Cooking Hack—Not Your Mother’s Pressure Cooker

by Natalie Digate Muth, MD, MPH, RDN, FAAP on Dec 13, 2017

Food for Thought

Pressure Cooker

If you’re anything like one of our editors, who has vivid memories of tomato sauce dripping from the kitchen ceiling after her mom’s 1970s pressure cooker exploded, you might be a little fearful of jumping on the pressure cooker bandwagon. But chances are good that, if you do, you won’t regret it (don’t worry—pressure cookers these days have safety valves to help prevent explosions). These kitchen contraptions are making a comeback due to their unmatched power to put a delicious dinner on the table in no time. Pressure cookers work by heating up food rapidly in a sealed pot. As the pot heats, the liquid forms steam and thus builds up pressure, which makes foods cook faster (and taste delicious, too). Based on the recipe, once the food is cooked, you release the steam either slowly or fast, and ta-da—your meal is done. You can cook all kinds of foods in a pressure cooker, but it’s used most often for beans, rice, stews, vegetables and meats.

Want more from Natalie Digate Muth?

Fitness Journal, Volume 15, Issue 1

Find the Perfect Job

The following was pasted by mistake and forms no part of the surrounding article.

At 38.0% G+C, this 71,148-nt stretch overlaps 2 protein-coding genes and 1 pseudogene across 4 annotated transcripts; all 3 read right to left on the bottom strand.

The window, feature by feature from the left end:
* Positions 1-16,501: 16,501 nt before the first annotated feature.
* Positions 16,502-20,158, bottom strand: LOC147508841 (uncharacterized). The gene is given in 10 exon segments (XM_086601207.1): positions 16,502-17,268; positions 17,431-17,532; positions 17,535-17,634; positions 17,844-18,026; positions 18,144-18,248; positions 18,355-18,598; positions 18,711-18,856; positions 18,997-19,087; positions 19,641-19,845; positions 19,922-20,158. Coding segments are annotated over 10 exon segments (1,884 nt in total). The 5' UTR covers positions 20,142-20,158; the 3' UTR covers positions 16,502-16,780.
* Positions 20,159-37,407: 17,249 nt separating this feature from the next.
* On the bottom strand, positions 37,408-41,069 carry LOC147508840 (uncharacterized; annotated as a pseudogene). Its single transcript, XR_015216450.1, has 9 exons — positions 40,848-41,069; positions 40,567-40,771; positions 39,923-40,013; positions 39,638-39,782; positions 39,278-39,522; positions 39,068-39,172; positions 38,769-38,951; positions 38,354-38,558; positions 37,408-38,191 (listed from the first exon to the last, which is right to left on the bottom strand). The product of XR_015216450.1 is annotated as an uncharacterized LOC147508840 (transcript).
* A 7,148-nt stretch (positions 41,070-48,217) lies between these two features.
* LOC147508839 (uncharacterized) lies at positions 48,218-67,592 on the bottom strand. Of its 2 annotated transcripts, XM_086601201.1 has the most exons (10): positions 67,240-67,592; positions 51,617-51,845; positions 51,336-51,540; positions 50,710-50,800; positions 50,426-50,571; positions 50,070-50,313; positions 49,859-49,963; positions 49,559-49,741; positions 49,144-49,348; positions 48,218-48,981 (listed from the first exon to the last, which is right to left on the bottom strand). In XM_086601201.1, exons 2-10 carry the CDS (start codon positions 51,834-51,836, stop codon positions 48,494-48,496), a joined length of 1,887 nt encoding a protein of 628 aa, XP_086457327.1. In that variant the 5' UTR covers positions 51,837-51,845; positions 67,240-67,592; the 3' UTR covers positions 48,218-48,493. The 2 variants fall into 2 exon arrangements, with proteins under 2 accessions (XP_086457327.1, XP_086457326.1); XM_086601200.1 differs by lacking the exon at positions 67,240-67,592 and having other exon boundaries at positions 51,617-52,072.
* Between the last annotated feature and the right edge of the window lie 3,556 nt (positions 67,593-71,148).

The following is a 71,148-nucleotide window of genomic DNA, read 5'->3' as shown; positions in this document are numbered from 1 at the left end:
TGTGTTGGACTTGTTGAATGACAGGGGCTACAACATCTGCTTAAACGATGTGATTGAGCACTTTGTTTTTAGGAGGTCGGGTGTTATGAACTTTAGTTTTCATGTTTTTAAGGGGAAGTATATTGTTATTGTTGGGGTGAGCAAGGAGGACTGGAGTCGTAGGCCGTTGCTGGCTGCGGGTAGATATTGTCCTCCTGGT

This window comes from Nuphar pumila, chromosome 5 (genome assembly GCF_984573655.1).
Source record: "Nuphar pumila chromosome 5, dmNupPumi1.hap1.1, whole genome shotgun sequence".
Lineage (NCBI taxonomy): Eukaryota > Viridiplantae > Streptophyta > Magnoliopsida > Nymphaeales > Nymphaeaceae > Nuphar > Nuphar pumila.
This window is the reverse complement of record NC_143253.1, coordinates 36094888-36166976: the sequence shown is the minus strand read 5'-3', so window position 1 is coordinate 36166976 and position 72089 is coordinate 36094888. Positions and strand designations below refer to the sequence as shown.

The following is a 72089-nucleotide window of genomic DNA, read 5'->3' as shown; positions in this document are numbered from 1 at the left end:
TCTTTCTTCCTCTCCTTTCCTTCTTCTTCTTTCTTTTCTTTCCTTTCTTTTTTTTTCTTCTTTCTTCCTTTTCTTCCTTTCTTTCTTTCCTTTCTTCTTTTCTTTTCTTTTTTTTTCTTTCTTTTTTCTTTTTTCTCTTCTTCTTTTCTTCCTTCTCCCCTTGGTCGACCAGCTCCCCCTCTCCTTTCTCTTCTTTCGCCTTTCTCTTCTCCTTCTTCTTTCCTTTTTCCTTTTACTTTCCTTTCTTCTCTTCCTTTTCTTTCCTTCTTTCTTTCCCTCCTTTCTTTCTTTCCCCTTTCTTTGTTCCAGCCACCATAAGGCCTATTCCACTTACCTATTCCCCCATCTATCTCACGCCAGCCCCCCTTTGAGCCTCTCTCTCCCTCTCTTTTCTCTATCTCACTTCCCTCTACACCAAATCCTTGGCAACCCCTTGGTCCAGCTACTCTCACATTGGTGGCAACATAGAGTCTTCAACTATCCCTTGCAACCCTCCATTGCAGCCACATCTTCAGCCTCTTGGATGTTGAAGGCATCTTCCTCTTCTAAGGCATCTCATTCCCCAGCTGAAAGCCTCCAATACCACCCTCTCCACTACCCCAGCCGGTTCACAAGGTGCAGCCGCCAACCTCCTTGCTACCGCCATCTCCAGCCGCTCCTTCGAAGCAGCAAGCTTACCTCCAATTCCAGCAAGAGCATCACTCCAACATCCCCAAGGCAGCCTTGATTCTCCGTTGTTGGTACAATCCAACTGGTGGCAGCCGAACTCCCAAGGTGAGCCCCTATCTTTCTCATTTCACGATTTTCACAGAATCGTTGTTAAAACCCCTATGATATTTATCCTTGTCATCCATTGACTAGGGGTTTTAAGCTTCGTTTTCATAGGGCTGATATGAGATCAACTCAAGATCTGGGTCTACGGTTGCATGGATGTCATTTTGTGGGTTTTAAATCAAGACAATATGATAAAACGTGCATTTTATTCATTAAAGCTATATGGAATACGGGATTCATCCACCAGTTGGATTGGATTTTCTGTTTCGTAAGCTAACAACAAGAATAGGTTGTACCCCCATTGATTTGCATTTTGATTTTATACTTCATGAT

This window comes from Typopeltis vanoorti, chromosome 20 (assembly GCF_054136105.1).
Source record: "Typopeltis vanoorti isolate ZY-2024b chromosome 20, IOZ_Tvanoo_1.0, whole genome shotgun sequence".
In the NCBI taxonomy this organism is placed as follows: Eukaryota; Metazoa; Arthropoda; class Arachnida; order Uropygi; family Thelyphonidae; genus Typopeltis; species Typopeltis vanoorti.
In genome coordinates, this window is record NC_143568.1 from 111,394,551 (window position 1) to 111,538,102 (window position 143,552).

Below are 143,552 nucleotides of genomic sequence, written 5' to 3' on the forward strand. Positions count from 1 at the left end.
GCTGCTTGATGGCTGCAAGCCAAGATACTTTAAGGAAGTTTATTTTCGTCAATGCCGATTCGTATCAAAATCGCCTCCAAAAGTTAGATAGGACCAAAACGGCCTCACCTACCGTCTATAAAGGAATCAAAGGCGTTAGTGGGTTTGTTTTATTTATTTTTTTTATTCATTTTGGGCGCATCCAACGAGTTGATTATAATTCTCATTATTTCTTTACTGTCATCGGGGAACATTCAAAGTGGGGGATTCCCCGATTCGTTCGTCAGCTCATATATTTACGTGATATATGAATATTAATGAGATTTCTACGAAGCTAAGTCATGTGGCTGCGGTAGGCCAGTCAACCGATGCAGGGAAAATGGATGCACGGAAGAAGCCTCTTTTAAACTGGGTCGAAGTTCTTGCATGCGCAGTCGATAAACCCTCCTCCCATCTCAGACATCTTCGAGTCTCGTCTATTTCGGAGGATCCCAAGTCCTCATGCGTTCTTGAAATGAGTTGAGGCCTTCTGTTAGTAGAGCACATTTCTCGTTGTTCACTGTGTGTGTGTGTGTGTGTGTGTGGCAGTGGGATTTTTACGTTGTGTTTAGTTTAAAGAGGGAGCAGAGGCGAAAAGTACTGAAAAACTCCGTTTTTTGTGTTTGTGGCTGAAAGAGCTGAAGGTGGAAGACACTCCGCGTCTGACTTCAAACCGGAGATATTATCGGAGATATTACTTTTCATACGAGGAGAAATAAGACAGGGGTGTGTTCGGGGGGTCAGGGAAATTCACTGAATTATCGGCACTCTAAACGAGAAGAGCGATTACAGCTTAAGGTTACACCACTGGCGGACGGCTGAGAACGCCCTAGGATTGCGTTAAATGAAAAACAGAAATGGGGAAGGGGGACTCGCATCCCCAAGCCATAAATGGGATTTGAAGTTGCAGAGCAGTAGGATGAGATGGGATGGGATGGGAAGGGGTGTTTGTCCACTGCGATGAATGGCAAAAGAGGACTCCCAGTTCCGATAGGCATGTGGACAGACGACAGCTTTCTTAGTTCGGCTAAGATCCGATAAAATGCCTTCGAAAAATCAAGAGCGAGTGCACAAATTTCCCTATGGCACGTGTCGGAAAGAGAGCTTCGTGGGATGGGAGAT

More jobs, more applicants and more visits than any other fitness industry job board.

© 2018 by IDEA Health & Fitness Inc. All rights reserved. Reproduction without permission is strictly prohibited.

About the Author

Natalie Digate Muth, MD, MPH, RDN, FAAP

Natalie Digate Muth, MD, MPH, RDN, FAAP IDEA Author/Presenter

Natalie Digate Muth, MD, MPH, RD is a board-certified pediatrician, registered dietitian, and ACE Health Coach. She is committed to providing evidence-based nutrition and fitness information to health professionals and consumers alike in a way that is logical, practical and directly applicable to readers’ lives. She has authored over 100 publications and book chapters, all which are based on the latest scientific evidence and presented in a manner that is easy-to-understand and apply. She is Director of Healthcare Solutions for the American Council on Exercise (ACE) having written the nutrition chapters for each of ACE’s textbooks, the ACE Fitness Nutrition Manual and Specialty Certification, and recorded several Webinars and online courses. Furthermore, as a spokesperson for ACE, the largest fitness certifying and advocacy organization in the country, she informs broadcast and print media outlets throughout the U.S. on pertinent nutrition and fitness issues. She is author '"Eat Your Vegetables!" and other mistakes parents make: Redefining How to Raise Healthy Eaters'. She presented a similar topic at IDEA World 2009; the video is available for purchase through IDEA. Certifications: ACE, ACSM and NSCA